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J R Soc Med. 2001 December; 94(12): 641–642.
PMCID: PMC1282302

Cardiac intraventricular thrombus in protein C deficiency

K S Nair, FRCS, A Weerasinghe, MRCP FRCS, M Dahdal, MRCP,1 J Simon R Gibbs, FRCP,1 and J R Anderson, FRCS(CTh)

Multiple embolism in a patient with protein C deficiency should raise the possibility of an intracardiac thrombus.


An Asian man aged 43 developed ischaemia in the lower limbs. Protein C deficiency had been diagnosed at age 20, and his history included repeated deep venous thromboses, pulmonary emboli and a thrombotic cerebrovascular accident. He was on anticoagulant therapy with the aim of achieving an international normalized ratio (INR) of 2.0-3.0. On admission the INR was 2.4. Antithrombin III activity was 95% (normal range 80-120%), protein C activity < 22 μg/dL (70-130), protein S bioassay activity 151% (60-140) and activated protein C resistance (APC) ratio 3.45 (2.35-4.00). The normal APC ratio implies that anticoagulation was sufficient to inhibit the functional and antigenic activity of other vitamin-K-dependent procoagulant factors (factors II, VII, IX and X) in an otherwise normal individual. Lupus anticoagulant was absent and there was no homocysteinuria; plasma homocysteine was 88 μmol/L (normal range 50-200). On DNA analysis, factor V Leiden was not detected. The above results confirmed the diagnosis of heterozygous protein C deficiency. Three of his maternal uncles had protein C deficiency, with recurrent deep vein thromboses.

A femoral angiogram having revealed stenosis of the left popliteal and posterior tibial arteries, a left femorodistal bypass was performed. Vascularity to the left leg did not improve and a left below-knee amputation became necessary. Later during the same month the patient developed an ischaemic right foot and dry gangrene of two toes on the right side. This prompted further investigations to rule out an embolic source.

Recent myocardial infarction was ruled out by electrocardiography and cardiac enzyme measurements. Transthoracic echocardiography showed an intraventricular echogenic mass, with a calcified stalk attaching it to the anterior wall of the left ventricle at the apex. Left ventricular function was normal and no intracardiac septal defects were seen. The aortic and mitral valves were normal, as were left atrial dimensions and contours. A coronary angiogram showed no obstructions. On spin-echo magnetic resonance imaging (MRI) in the coronal plane, a rounded mass was seen attached to the inferolateral wall of the left ventricle (Figure 1). Its shape and signal characteristics, and the absence of enhancement after gadolinium DTPA administration, were consistent with a mural thrombus. Under standard cardiopulmonary bypass, a 2.5 cm ventriculotomy was performed between the left anterior descending coronary artery and its first diagonal branch. The ventricular muscle was normal in appearance. In the left ventricular cavity, amongst the trabeculi at the apex, was a 1.5 × 2.0 cm mass that was held against the septum by fibrous trabeculi. The endocardial surface adjacent to the thrombus had a slightly roughened appearance. The ventricular side of the thrombus was smooth and bosselated. The mass was not attached to the papillary muscles, and was excised with its trabecular attachments. On histological examination it consisted of organized thrombus. The patient was re-anticoagulated with warfarin before discharge.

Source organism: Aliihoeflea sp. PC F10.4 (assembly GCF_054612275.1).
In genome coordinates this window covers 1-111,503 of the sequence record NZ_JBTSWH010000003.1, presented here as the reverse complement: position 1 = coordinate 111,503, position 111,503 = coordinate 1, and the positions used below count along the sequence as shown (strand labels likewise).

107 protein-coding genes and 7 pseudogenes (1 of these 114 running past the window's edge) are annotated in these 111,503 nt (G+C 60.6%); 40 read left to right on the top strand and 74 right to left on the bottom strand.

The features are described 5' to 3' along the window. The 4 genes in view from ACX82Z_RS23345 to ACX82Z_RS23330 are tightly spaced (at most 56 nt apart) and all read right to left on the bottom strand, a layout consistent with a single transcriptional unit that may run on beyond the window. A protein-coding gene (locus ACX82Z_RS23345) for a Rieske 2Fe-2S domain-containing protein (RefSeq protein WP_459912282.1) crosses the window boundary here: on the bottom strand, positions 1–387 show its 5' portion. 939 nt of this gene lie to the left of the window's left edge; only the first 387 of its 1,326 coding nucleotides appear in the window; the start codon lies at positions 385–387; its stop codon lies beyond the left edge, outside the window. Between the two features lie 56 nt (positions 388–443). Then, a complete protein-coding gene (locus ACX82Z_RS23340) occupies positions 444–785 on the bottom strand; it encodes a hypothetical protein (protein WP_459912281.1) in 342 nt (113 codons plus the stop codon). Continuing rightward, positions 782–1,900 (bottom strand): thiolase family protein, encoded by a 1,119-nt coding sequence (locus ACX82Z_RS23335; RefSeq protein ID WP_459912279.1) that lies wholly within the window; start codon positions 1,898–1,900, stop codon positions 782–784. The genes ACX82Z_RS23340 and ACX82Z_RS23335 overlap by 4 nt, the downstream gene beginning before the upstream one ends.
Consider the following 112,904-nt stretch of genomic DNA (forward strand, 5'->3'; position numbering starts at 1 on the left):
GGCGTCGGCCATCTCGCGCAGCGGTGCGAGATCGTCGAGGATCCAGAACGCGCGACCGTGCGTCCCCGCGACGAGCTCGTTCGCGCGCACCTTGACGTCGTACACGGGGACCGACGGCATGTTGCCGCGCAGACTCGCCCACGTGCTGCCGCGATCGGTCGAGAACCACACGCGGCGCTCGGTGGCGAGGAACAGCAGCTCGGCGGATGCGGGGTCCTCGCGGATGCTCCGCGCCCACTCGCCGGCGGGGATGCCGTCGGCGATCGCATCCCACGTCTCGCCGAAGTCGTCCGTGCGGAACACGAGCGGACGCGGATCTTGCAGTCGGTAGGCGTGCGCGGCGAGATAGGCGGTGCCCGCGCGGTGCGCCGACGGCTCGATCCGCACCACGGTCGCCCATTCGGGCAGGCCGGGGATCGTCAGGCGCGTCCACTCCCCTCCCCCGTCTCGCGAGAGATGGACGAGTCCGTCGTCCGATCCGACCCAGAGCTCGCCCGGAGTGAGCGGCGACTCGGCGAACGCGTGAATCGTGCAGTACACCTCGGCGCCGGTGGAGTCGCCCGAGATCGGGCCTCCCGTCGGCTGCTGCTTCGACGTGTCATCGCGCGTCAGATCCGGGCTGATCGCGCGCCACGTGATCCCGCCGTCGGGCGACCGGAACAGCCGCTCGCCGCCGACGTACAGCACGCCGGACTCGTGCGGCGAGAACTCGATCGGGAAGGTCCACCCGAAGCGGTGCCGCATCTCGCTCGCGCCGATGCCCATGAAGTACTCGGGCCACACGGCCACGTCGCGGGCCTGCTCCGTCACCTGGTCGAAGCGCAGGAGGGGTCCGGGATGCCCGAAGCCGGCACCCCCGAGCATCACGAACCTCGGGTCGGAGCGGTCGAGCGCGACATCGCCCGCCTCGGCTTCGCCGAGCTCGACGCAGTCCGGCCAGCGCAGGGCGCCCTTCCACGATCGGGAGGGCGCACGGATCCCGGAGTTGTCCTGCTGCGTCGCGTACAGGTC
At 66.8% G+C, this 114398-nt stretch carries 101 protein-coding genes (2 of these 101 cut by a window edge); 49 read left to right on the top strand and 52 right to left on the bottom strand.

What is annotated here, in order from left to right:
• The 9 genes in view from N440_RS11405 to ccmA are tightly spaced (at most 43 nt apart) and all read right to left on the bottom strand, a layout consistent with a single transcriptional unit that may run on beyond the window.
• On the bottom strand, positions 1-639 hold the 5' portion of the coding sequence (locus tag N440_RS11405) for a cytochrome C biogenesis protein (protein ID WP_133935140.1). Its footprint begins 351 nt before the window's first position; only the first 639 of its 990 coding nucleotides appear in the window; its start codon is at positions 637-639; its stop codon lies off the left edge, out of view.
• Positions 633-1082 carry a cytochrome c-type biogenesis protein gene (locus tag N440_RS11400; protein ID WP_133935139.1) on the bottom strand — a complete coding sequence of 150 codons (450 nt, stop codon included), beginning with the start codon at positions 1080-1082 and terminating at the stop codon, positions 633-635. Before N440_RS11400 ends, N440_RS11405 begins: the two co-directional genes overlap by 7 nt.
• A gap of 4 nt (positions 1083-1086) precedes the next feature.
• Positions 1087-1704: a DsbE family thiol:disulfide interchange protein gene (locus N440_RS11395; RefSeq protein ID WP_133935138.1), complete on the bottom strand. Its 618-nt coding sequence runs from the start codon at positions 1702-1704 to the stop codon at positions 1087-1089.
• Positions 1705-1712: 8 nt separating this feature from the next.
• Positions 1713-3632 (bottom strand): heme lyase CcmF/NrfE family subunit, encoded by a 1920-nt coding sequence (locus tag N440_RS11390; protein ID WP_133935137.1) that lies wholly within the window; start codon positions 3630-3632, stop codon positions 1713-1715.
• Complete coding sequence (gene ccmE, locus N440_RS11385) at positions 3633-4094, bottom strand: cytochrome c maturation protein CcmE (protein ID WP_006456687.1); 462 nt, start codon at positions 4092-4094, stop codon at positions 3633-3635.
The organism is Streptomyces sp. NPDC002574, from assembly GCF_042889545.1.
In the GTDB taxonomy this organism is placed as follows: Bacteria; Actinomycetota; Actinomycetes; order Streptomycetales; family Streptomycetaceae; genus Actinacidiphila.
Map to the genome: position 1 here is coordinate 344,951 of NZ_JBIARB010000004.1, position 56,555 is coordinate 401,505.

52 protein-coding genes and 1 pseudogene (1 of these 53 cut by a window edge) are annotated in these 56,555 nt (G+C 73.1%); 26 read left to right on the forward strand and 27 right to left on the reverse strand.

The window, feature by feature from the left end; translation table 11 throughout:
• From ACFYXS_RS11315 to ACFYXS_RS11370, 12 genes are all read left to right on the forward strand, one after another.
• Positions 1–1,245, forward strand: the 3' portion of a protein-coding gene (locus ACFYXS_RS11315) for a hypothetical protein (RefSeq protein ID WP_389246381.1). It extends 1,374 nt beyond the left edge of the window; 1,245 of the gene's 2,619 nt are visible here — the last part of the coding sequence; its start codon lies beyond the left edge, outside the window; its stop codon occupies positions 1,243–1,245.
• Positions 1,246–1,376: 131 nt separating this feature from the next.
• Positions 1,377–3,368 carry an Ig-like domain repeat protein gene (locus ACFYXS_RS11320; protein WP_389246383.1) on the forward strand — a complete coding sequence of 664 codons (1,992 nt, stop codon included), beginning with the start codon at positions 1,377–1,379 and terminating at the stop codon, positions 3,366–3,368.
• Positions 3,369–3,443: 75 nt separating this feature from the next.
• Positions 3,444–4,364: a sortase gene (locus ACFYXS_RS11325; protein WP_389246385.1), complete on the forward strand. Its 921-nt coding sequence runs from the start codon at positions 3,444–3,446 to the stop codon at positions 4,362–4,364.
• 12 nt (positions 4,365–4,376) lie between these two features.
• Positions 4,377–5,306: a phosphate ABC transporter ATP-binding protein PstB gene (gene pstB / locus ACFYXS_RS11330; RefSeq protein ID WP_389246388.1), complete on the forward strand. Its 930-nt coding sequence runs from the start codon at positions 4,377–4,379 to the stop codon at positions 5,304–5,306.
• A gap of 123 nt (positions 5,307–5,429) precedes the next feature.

Figure 1
Spin-echo magnetic resonance image in coronal plane showing thrombus attached to inferolateral wall of left ventricle


Protein C binds to the endothelial cell surface protein thrombomodulin and is converted to APC by thrombin. The APC molecule then interacts with protein S to inactivate two critical coagulation cofactors, factors Va and VIIIa1. Deficiency of protein C is usually transmitted in an autosomal dominant manner. In the heterozygous state the typical manifestations are recurrent venous thrombosis and associated pulmonary embolism2. The homozygous state, which is rare, shows itself as fulminant neonatal intravascular coagulation3. APC may also stimulate fibrinolysis and accelerate the lysis of formed blood clots4. Absence of protein C activity despite normal amounts of the protein is due to the presence of a dysfunctional protein C molecule5.

Cardiac intraventricular thrombus is most commonly associated with an area of myocardial infarction. Left ventricular thrombi can also develop in congestive heart failure and cardiomyopathies. It is unusual for cardiac intraventricular thrombus to form in the high shear environment of the left ventricle when the heart is structurally and functionally normal. We find no previous report of this happening in protein C deficiency.


1. Esmon CT. Regulation of blood coagulation. Biochim Biophys Acta 2000;1477: 349-60 [PubMed]
2. Marlar RA, Mastovich S. Hereditary protein C deficiency: a review of the genetics, clinical presentation, diagnosis and treatment. Blood Coagul Fibrinolysis 1990;1: 319-30 [PubMed]
3. Seligsohn U, Berger A, Abend M, et al. Homozygous protein C deficiency manifested by massive venous thrombosis in the newborn. N Engl J Med 1984;310: 559-62 [PubMed]
4. Gruber A, Mori E, del-Zoppo GJ, Waxman L, Griffin JH. Alteration of fibrin network by activated protein C. Blood 1994;83: 2541-8 [PubMed]
5. Koster T, Rosendaal FR, de-Ronde H, Briet E, Vandenbroucke JP, Bertina RM. Venous thrombosis due to poor anticoagulant response to activated protein C: Leiden Thrombophilia Study. Lancet 1993;342: 1503-6 [PubMed]

Articles from Journal of the Royal Society of Medicine are provided here courtesy of Royal Society of Medicine Press